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New SDOT walking map a good step forward – UPDATED x2

In the style of the city bicycle map, SDOT has released a city walking map, noting areas where grades become steep and other points of interest to walkers (such as viewpoints and public art). It also notes some walking routes and gives estimates for how long each leg of the walk will take.

To me, it seems like the most useful aspect of the map is not that it tells you where to walk, but that it tells you where NOT to walk (or ride), unless you want the steep hills. The bike map has chevrons showing grade changes, but it does not specifically note blocks with grades steeper than 10 percent. I almost wish the blocks marked in yellow on this map were given some sort of special notation on the bike map, as well.

The map seems like a really great start. It’s a bit confusing at first, but it doesn’t take long to get used to the notations and symbols (and having a physical copy would help, too). Also, some symbols could probably be dropped (we don’t really need to know where the schools and boat ramps are). It could also be useful to label streets without sidewalks, especially the busier ones.


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The most useful thing the city could do for walkers would be to fund even a small amount of the pedestrian master plan, but that’s another post.

Info for the map came from several sources, including Feet First. No word on whether hard copies will be available free through the mail, like the bike map currently is. UPDATE: Just got word that this is in the works. There will be three versions of the map: north, central and south. UPDATE#2: You can now request a hard copy of the map online. From the SDOT Blog:

The routes identified on the map come from a variety of sources including Feet First, King County, and SDOT and include routes that follow sidewalks, shoulders on quiet streets, and park trails. This new series of city walking maps divides Seattle into three sections: north, central, and south. Adjoining sections of the map include a limited amount of overlap, should your route cross from one section to another.

To help you plan your excursion, all of the routes and paths on the map have been labeled with the approximate amount of time in minutes it will take to walk each segment based on the distance to be covered. These estimates do not account for the steepness of the street or  the physical condition of the walker, so some routes may take more or less time than suggested.

And now, for something completely different (sorta):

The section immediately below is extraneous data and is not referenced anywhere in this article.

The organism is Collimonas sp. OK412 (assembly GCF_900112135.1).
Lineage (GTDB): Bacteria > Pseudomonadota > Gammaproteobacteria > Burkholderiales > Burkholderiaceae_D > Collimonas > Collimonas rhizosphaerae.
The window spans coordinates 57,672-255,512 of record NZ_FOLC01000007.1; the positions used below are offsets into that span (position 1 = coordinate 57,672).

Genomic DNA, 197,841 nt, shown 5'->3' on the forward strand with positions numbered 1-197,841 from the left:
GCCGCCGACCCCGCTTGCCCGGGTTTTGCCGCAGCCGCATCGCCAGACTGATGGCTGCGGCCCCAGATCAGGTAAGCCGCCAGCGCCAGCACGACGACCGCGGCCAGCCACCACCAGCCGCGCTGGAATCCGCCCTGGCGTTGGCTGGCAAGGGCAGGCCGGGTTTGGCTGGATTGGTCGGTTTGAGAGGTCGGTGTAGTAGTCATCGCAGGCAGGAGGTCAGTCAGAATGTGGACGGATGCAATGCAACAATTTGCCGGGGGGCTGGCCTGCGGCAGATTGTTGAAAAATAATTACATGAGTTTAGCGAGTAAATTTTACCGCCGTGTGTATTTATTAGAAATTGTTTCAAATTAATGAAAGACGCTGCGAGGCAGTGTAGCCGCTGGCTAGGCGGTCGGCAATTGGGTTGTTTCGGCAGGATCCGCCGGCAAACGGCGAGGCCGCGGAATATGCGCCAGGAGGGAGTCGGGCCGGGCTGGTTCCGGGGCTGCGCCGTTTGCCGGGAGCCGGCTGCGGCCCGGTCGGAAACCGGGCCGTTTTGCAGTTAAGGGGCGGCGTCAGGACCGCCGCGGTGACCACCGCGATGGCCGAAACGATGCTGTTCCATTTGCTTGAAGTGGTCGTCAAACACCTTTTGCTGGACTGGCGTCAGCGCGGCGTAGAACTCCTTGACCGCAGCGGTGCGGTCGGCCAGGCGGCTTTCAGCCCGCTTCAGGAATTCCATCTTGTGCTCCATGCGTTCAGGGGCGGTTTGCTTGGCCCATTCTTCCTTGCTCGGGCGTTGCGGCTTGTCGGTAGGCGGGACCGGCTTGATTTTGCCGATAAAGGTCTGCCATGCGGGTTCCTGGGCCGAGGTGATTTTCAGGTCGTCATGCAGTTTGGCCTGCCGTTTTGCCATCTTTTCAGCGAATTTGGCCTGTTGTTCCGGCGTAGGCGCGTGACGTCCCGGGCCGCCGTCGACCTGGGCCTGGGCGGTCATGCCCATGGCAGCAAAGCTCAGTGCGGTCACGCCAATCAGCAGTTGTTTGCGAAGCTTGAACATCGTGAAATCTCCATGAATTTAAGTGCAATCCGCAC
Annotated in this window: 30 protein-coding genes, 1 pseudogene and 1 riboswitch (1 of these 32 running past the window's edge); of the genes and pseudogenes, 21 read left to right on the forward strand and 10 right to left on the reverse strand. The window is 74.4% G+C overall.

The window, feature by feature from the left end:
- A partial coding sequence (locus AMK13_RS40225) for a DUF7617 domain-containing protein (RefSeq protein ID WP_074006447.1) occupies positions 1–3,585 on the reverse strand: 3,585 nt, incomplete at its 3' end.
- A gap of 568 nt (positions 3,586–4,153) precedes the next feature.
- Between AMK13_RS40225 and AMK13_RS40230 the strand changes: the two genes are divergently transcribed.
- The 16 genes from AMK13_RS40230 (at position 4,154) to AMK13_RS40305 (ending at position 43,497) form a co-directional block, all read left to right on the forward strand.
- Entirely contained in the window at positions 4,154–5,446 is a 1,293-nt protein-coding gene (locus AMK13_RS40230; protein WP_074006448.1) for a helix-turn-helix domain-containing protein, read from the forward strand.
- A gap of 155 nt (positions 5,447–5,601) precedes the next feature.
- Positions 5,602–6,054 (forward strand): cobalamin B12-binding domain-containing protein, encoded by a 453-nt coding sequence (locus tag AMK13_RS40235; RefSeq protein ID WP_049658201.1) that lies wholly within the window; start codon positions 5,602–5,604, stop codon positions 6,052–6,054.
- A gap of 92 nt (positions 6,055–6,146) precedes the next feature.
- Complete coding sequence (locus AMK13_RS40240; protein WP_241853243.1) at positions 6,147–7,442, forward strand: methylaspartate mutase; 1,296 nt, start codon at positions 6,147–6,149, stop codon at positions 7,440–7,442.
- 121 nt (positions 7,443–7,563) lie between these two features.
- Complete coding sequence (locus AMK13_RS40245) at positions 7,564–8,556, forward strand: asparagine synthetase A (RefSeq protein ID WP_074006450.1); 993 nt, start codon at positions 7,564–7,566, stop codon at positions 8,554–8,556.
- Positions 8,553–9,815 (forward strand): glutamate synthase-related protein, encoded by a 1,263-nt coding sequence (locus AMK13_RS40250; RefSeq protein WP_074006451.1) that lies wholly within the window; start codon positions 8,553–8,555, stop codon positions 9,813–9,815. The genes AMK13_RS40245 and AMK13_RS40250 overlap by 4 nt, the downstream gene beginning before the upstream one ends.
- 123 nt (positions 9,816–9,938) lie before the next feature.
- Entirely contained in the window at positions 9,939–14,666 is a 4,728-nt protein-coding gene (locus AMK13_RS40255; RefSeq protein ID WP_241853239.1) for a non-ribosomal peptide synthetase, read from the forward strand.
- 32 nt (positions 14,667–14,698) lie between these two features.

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3 responses to “New SDOT walking map a good step forward – UPDATED x2”

  1. joshuadf

    I think having schools marked is nice. They’re often used for public meetings and having them on the map also promotes walking there for kids and parents. Also they often have open space accessible to the public.

    Boat ramps I’m not so sure. Carry your kayak to the ramp maybe?

    1. Tom Fucoloro

      I could see marking playgrounds and playfields, but not every school has them. The map also differentiates between private and public.

      But really, the map’s cool. Just nitpicking small details.

  2. Andreas

    My impression is that many of SDOT’s recent pedestrian improvements owe their existence not just to Bridging the Gap but also in large part to SDOT’s Safe Routes to School program. So it makes sense to me that all schools are all marked; the map is probably to a good extent geared at schoolkids and their parents. I also think it’s just nice for consistency: if you’re going to mark any schools—and it would seem silly not to mark huge schools like Franklin or Garfield—it seems like you should mark them all. Agreed, though, that the public/private distinction is odd.

    My personal favorite thing about the map is the inclusion of street ends, which are a minor obsession of mine. They’re great walking and biking destinations, and in an hour or two I plan to ride out from Ballard to Laurelhurst to explore some viewpoints and street ends that I didn’t know existed until looking at this map. (SDOT does have a map of all its street ends, but the vast majority are nothing worth visiting. Unless you like to get depressed about how many people steal—er, encroach upon—public waterfront lands with apparent impunity.)

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